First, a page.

The Consumer Financial Protection Bureau (CFPB) finalized its revised No-Action Letter (NAL) Policy and issued its first NAL under the revised policy on September 10, in response to a request by the US Department of Housing and Urban Development (HUD) on behalf of more than 1,600 housing counseling agencies (HCAs) that participate in HUD’s housing counseling program.
Regulatory uncertainty can hinder the development of innovative products and services that benefit consumers. NALs provide increased regulatory certainty through a statement that the CFPB will not bring a supervisory or enforcement action against a company for providing a product or service under certain facts and circumstances.
The CFPB notes that industry commenters were generally supportive of the proposed NAL policy in December 2018, but advocated for discrete changes to certain provisions. In contrast, all but one of the consumer group commenters opposed the proposed NAL policy on numerous grounds, as did one group of state attorneys general. The CFPB does not appear to have made any meaningful changes to the proposed policy in response to the consumer groups’ concerns. Instead, the CFPB makes clear that it views the commenters’ concerns as a fundamental disagreement with the agency about the CFPB’s consumer protection mission under Regulation X of the Dodd-Frank Act. In rejecting these concerns, the CFPB explains that it interprets its mission to also include facilitating access and innovation in markets for consumer financial products and services.
The final NAL Policy (which revises the CFPB’s 2016 NAL Policy) provides, among other things, a more streamlined review process for the product or service in question. In particular, the NAL Policy states the CFPB’s general intention to grant or deny an application within 60 days of notifying the applicant that the CFPB has deemed the application to be complete. In addition, the CFPB has moved away from its prior position that NALs focused on the UDAAP prohibition are expected to be particularly uncommon; the CFPB has no such expectation going forward. The NAL Policy also specifies new procedures regarding requests for NAL modifications. This change is especially significant for those consumer financial products and services that depend on machine learning and artificial intelligence (AI), which will evolve and undergo routine reevaluation. The CFPB also states that it intends to separately propose an interpretive letter program “as soon as practicable.” We believe that these changes will encourage more applicants.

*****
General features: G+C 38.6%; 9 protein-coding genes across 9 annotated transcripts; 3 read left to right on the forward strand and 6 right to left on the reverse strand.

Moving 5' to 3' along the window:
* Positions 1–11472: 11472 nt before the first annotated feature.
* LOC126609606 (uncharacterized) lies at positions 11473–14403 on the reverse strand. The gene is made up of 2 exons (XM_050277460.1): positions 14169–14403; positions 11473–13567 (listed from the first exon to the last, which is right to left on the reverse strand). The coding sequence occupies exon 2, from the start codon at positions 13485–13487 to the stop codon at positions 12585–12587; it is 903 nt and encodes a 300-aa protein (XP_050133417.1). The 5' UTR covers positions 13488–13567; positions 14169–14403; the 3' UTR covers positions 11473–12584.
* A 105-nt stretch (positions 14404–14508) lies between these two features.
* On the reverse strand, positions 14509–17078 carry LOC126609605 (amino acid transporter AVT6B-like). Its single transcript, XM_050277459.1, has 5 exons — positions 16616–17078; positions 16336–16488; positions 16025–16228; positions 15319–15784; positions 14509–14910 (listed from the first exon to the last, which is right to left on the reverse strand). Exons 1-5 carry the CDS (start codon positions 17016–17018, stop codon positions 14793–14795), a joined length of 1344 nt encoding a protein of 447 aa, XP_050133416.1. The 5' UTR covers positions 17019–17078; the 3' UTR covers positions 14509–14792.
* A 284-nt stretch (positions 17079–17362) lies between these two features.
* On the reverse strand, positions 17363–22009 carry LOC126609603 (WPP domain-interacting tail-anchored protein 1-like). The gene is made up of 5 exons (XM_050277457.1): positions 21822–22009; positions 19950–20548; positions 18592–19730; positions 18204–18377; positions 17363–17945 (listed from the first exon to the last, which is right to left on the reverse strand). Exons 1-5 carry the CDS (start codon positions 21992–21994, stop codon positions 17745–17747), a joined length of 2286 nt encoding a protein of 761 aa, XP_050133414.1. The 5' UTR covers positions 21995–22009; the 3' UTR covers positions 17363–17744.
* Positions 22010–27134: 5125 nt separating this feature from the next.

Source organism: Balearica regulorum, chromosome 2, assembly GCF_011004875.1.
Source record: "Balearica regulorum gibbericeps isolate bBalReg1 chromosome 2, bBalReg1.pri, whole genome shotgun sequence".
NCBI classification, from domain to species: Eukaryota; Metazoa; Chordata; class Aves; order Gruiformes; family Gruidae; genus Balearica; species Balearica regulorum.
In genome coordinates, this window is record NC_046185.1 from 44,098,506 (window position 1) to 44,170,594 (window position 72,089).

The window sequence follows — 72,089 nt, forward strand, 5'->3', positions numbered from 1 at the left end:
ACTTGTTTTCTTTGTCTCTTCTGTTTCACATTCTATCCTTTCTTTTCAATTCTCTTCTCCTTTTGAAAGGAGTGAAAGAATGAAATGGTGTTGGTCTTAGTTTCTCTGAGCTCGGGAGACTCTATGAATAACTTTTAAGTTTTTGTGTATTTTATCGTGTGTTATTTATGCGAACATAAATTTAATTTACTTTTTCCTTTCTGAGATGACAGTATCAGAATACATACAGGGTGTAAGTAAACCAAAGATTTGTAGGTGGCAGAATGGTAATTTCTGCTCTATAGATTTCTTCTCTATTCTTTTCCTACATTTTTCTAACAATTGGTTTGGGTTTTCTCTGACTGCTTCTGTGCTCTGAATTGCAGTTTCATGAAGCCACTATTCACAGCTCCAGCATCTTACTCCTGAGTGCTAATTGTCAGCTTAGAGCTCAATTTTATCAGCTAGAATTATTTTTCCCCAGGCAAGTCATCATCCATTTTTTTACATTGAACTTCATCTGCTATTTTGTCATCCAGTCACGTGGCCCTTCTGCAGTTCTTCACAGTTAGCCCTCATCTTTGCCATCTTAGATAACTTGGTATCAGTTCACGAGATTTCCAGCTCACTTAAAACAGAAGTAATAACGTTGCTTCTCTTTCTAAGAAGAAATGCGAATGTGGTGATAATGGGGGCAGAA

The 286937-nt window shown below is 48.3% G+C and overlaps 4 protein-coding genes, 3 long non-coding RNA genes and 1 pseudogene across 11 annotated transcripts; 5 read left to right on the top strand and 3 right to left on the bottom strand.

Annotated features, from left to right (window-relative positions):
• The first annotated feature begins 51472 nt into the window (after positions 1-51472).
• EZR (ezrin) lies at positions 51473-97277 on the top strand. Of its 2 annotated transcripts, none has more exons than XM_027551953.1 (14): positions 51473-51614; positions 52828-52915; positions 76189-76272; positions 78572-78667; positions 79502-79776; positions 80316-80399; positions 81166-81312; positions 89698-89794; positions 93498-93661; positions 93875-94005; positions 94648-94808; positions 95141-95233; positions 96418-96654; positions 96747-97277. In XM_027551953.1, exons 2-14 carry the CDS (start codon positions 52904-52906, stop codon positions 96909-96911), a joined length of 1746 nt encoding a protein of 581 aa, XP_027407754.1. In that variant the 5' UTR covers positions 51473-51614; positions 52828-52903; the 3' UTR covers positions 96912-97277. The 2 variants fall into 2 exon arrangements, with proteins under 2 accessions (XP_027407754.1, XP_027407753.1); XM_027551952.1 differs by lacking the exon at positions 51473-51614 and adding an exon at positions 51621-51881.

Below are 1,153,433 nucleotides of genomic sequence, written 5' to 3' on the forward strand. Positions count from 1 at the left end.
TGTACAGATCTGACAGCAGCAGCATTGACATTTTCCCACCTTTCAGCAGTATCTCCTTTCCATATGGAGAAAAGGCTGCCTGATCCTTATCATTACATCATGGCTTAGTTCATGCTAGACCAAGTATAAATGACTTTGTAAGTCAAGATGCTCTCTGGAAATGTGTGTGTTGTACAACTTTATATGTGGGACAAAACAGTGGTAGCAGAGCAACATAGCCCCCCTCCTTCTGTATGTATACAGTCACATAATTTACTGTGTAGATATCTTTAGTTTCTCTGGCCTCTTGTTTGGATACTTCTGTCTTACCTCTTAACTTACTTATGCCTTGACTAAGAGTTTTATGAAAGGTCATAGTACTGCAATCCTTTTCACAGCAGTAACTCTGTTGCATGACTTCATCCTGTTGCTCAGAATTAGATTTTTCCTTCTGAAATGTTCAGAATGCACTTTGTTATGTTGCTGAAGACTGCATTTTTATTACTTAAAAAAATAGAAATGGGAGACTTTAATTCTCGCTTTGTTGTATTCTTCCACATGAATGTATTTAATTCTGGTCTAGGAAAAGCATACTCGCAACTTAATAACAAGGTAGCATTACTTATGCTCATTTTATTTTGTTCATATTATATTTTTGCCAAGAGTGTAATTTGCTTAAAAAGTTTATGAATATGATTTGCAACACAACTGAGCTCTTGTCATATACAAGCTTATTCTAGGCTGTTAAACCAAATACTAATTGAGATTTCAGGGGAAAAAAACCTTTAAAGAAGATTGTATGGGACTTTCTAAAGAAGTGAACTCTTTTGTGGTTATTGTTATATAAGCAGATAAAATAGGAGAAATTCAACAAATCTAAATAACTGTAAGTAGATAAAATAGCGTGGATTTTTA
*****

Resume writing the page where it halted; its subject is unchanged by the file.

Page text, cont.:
First NAL Under the Revised Policy
In 2018, HUD brought concerns to the CFPB about HCAs and lenders not entering into agreements that would fund counseling services due to uncertainty about the application of the Real Estate Settlement Procedures Act (RESPA). HUD’s NAL application described how HUD’s regulatory and program requirements permit participating counseling agencies to enter into arrangements with mortgage lenders for funding of housing counseling services provided to consumers subject to specified conditions (housing counseling funding agreements). Such conditions include that the parties enter into a memorandum of understanding (MOU) reflecting the terms of the housing counseling funding agreement, and that the MOU be compliant with certain HUD requirements to which the parties adhere.
The NAL essentially states that the CFPB will not take supervisory or enforcement action under RESPA or its UDAAP authority against HUD-certified HCAs that have entered into certain fee-for-service arrangements with mortgage lenders for prepurchase housing counseling services (that could otherwise be construed as referrals under RESPA Section 8(a) and Regulation X). The NAL is conditioned on the MOUs satisfying several requirements, including that the services rendered are bona fide and that the level of payment does not exceed a level that is reasonable and customary for the area. According to the CFPB, the NAL is intended to facilitate HCAs entering into such agreements with lenders and will enhance the ability of HCAs to obtain funding from additional sources. The CFPB states that it also intends to issue NALs based on the NAL template to mortgage lenders that have entered into such funding arrangements in appropriate cases.
This NAL also is noteworthy because it addresses some of the perceived uncertainty regarding key interpretative questions related to kickbacks and the application of RESPA Section 8 and the corresponding provisions of Regulation X in the real estate settlement context.
The CFPB also released its Trial Disclosure Policy and Sandbox Policy on September 10. We will be providing summaries and additional commentary in short order.